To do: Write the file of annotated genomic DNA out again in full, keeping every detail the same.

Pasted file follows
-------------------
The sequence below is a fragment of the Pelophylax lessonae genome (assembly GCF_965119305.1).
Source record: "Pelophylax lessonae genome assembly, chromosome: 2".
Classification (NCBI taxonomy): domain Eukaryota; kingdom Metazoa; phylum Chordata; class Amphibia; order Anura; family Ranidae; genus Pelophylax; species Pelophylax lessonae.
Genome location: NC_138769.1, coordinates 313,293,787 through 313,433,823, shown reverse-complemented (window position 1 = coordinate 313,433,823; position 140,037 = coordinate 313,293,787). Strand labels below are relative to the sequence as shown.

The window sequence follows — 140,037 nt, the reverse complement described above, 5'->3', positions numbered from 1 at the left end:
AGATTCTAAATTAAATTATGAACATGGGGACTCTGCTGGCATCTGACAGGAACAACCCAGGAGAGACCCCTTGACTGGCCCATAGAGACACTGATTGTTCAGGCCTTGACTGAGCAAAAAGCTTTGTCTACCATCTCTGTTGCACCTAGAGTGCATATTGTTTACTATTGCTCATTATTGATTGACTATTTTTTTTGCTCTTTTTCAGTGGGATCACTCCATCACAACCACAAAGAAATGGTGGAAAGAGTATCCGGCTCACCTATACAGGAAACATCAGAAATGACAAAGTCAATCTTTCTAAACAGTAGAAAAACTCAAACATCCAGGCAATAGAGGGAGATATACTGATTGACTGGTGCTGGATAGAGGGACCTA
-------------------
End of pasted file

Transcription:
The sequence below is a fragment of the Pelophylax lessonae genome (assembly GCF_965119305.1).
Source record: "Pelophylax lessonae genome assembly, chromosome: 2".
Classification (NCBI taxonomy): domain Eukaryota; kingdom Metazoa; phylum Chordata; class Amphibia; order Anura; family Ranidae; genus Pelophylax; species Pelophylax lessonae.
Genome location: NC_138769.1, coordinates 313,293,787 through 313,433,823, shown reverse-complemented (window position 1 = coordinate 313,433,823; position 140,037 = coordinate 313,293,787). Strand labels below are relative to the sequence as shown.

The window sequence follows — 140,037 nt, the reverse complement described above, 5'->3', positions numbered from 1 at the left end:
AGATTCTAAATTAAATTATGAACATGGGGACTCTGCTGGCATCTGACAGGAACAACCCAGGAGAGACCCCTTGACTGGCCCATAGAGACACTGATTGTTCAGGCCTTGACTGAGCAAAAAGCTTTGTCTACCATCTCTGTTGCACCTAGAGTGCATATTGTTTACTATTGCTCATTATTGATTGACTATTTTTTTTGCTCTTTTTCAGTGGGATCACTCCATCACAACCACAAAGAAATGGTGGAAAGAGTATCCGGCTCACCTATACAGGAAACATCAGAAATGACAAAGTCAATCTTTCTAAACAGTAGAAAAACTCAAACATCCAGGCAATAGAGGGAGATATACTGATTGACTGGTGCTGGATAGAGGGACCTA